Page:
A quarter of Canada's greenhouse gas emissions come from the transportation sector, with cars and trucks the largest emitters
OTTAWA—Canada must make its transportation system smarter and greener, says Transport Minister Marc Garneau, but documents show the country is falling behind its trading partners in connecting infrastructure to the vehicles that use it.
Garneau told a luncheon audience in Toronto that he wants to see Canada at the forefront of the push to create so-called intelligent transportation systems that allow cars, trucks, ships and planes to communicate with roads, rail, and ports to improve safety and mobility and move people and goods more efficiently.
Canada, however, has lagged behind other countries on the road to smart transportation.
Between 2002 and 2012, Canada spent $33 million on creating so-called intelligent transportation systems.
In the ensuing years, Transport Canada has used two infrastructure-related funds for spending on intelligent transportation projects. About $921,000 has been provided to the City of Surrey to install an intelligent transportation system and to the provincial government in Ontario to improve traffic flows along key highways and roadways and at border crossings, the department said in an email.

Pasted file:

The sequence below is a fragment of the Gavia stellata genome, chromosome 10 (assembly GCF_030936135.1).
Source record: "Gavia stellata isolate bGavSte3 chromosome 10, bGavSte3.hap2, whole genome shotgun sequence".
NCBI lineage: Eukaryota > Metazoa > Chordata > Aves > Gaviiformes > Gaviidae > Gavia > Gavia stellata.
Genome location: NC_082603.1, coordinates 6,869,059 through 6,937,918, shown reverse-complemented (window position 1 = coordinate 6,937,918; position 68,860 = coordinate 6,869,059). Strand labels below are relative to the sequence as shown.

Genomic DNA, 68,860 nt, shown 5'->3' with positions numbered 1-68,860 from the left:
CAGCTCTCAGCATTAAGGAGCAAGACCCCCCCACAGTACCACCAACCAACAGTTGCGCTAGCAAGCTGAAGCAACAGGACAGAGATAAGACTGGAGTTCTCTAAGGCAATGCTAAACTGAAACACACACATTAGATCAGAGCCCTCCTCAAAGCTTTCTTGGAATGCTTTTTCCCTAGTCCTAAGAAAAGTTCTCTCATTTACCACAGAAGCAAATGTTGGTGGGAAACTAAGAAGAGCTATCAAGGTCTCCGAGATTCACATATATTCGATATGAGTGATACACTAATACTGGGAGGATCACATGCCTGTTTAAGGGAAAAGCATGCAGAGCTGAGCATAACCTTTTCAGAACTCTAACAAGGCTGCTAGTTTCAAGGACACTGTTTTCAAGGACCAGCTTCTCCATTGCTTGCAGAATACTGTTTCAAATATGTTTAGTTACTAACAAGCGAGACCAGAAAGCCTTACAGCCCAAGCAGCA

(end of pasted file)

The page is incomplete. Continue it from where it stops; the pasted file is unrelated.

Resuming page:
An internal briefing note sent to the top official at Transport Canada last year said the federal government has no dedicated funding for projects that would help Canada compete with the United States, the European Union and Asia-Pacific countries that were “investing significantly” to create such systems.
Those countries were working to fast-forward projects that would combine “connectivity,” where computer systems interact with physical infrastructure, with “big data” _ analyses of large amounts of information on traffic patterns and shipping routes, for example.
A sweeping review of the federal Transportation Act, tabled earlier this year, said the country was “poorly positioned for a future characterized by disruptive technologies such as big data” and “connected and autonomous vehicles.”
The review, started under the previous Conservative government, called on the federal government to harmonize self-driving car rules with the United States as one way to stoke innovation and technological change.
In his prepared remarks, Garneau said the country needs to lay the groundwork for an “innovative and green” system that was “sensitive to the needs of the traveller.” That included creating an electric transportation system with more charging stations for cars.
A quarter of Canada’s greenhouse gas emissions come from the transportation sector, with cars and trucks the largest emitters.
Question period notes for Garneau show that most of the government’s efforts to increase the use of electricity in transportation has been focused on buses and light rail.
The notes say electrifying rail lines between cities has been found to be “prohibitively expensive.”
The Canadian Press obtained copies of the documents under the Access to Information Act.